Last night’s go at the catchers led to some hard feelings apparently, so let me make it clear, these are just OPS projections for 2012, they’re not meant for a hard statement on the game’s best at a position. Anyway, here are the top 10 at first base:
1.017 – Miguel Cabrera (Tigers) – 589 AB – 1.033 in 2011
.993 – Albert Pujols (Angels) – 596 AB – .906 in 2011
.990 – Joey Votto (Reds) – 567 AB – .947 in 2011
.946 – Adrian Gonzalez (Red Sox) – 604 AB – .957 in 2011
.921 – Prince Fielder (Tigers) – 563 AB – .981 in 2011
.873 – Mark Teixeira (Yankees) – 583 AB – .835 in 2011
.864 – Ike Davis (Mets) – 553 AB – .925 in 2011
.860 – Lance Berkman (Cardinals) – 485 AB – .959 in 2011
.850 – Ryan Howard (Phillies) – 380 AB – .835 in 2011
.846 – Paul Konerko (White Sox) – 551 AB – .906 in 2011
– I’ll rank Cabrera with the first basemen for now. He’ll open the season at third for Detroit, but I doubt he’ll finish it there. Of course, he would have topped that list, too. The 1.017 projection is the highest I’ve given to any player this year.
– I would have had Fielder higher had he stayed in the NL, but there will probably be an adjustment period with the league switch. Also, Comerica Park favors right-handed hitters over lefties, which will probably cost Fielder some homers. I have him hitting 32 this year after he finished with 38 last season.
– Just missing the cut were sophomores Eric Hosmer and Freddie Freeman. I have Hosmer improving from .799 to .836 in year two and Freeman going from .795 to .823.
Hey, the hot stove is finally generating some real fire …
CBS Sports’ Jon Heyman reports that the Tigers have agreed to terms on a contract with free agent starter Jordan Zimmermann. It’s a five-year deal worth around $110 million, per Jon Morosi of FOX Sports.
This should have a domino effect on a loaded starting pitching market. David Price, Zack Greinke, Johnny Cueto, Mike Leake, and Jeff Samardzija are just a few of the names still out there.
Zimmermann, 29, posted a 3.66 ERA, 1.21 WHIP, and 164/39 K/BB ratio in 201 2/3 innings this past season for the Nationals. He had a 2.66 ERA in 2014 and threw a no-hitter on the final day of the regular season.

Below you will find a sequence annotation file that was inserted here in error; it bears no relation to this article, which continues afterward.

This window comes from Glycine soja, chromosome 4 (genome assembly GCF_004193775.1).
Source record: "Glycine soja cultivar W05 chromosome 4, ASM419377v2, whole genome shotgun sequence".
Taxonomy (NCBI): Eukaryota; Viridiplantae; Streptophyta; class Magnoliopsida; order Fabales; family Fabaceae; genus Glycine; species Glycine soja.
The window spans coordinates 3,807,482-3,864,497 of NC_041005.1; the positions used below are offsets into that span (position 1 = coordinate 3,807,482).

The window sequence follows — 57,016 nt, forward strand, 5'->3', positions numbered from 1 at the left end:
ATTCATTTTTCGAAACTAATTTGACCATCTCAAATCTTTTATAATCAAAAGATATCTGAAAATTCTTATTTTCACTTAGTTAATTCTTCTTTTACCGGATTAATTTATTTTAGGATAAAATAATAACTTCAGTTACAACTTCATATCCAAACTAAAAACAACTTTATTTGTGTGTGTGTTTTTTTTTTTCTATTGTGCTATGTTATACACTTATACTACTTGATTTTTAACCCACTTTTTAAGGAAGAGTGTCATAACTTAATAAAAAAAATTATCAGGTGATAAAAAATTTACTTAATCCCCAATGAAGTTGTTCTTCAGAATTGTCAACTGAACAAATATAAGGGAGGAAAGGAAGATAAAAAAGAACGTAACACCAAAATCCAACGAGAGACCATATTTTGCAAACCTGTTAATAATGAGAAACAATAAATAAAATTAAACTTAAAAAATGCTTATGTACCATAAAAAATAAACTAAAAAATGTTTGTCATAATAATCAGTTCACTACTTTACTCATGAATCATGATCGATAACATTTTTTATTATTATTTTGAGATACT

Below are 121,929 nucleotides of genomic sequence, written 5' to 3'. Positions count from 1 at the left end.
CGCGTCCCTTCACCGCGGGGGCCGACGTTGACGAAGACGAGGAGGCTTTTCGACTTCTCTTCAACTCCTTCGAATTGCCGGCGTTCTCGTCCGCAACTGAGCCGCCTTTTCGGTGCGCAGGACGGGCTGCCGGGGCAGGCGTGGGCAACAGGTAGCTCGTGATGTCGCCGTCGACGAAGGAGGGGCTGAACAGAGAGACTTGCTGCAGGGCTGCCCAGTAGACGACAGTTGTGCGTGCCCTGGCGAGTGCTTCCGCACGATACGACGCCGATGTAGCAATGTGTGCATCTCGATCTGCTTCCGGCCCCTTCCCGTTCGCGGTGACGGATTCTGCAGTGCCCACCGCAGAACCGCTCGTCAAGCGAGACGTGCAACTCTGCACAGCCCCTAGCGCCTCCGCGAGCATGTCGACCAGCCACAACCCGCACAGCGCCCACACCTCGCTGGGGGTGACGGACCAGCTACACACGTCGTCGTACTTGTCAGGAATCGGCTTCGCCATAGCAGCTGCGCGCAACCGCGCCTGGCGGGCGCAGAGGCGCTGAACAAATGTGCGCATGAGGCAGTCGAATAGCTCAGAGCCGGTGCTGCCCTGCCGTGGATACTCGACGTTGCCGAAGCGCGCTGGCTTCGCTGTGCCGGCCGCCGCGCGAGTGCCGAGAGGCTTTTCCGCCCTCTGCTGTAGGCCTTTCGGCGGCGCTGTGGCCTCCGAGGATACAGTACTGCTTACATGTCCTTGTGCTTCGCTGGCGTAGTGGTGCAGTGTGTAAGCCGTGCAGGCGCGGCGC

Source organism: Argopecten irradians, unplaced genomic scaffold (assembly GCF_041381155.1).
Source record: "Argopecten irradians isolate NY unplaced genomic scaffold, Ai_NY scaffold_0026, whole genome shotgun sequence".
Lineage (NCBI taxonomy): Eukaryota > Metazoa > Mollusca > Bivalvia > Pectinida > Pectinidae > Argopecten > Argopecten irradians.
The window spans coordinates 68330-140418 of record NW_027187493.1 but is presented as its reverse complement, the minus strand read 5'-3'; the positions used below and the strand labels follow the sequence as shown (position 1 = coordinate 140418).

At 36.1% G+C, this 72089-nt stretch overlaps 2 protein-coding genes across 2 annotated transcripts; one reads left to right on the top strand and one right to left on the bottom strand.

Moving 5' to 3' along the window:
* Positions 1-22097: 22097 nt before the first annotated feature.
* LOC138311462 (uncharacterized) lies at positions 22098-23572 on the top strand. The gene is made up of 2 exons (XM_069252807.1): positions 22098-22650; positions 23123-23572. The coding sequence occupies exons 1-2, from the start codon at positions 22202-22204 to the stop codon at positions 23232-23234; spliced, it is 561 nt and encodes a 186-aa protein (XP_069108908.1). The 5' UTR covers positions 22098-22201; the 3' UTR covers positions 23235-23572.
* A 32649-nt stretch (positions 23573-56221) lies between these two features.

Zimmermann’s free agency is tied to draft pick compensation because he rejected a one-year, $15.8 million qualifying offer from Washington, but the Tigers finished with one of the 10-worst win-loss records in 2015 so their first-round pick in 2016 is protected. Detroit will give up its second-round pick instead.
Here’s a pretty good way to finally break out of that turkey-induced Thanksgiving tryptophan coma.
It’s a compilation of the 10 longest home runs from the 2015 season, with MLB.com’s Statcast technology providing data along the path of each blast …
Jon Morosi of FOX Sports reports that the Tigers are in discussions with free agent starter Jordan Zimmermann. His sources have told him that the talks have become “serious”.
Zimmermann, 29, has a career 3.32 ERA across parts of seven seasons in the majors. He finished fifth in National League Cy Young Award balloting in 2014, finishing with a 2.66 ERA and a 182/29 K/BB ratio over 199 2/3 innings.
Among starters who have amassed at least 1,000 innings since 2009, only Cliff Lee, Dan Haren, Madison Bumgarner, and Zack Greinke have compiled a better strikeout-to-walk ratio than Zimmermann’s 4.09. While he doesn’t have the star power of other free agents such as Greinke or David Price, the Tigers would certainly improve their rotation by bringing him on board.
Having already added Jesse Chavez and J.A. Happ to the mix and re-signing Marco Estrada early in the offseason, Blue Jays interim GM Tony LaCava said the team will continue to pursue pitching upgrades, as Sportsnet’s Ben Nicholson-Smith reports. Nicholson-Smith added that LaCava declined to comment on free agent ace David Price. It is believed that the Jays will not pursue Price and other big-name free agent starting pitchers given their November activity.
The Jays re-signed Estrada to a two-year, $26 million deal on November 13, acquired Chavez from the Athletics in exchange for reliever Liam Hendriks on November 20 and signed Happ to a three-year, $36 million deal on Friday.
Nicholson-Smith notes in a column on Sportsnet that the Jays need to address the bullpen in particular. That is especially true after swapping Hendriks, who had a career-best 2.92 ERA out of the Jays’ bullpen in 2015, for a back-end starting pitcher.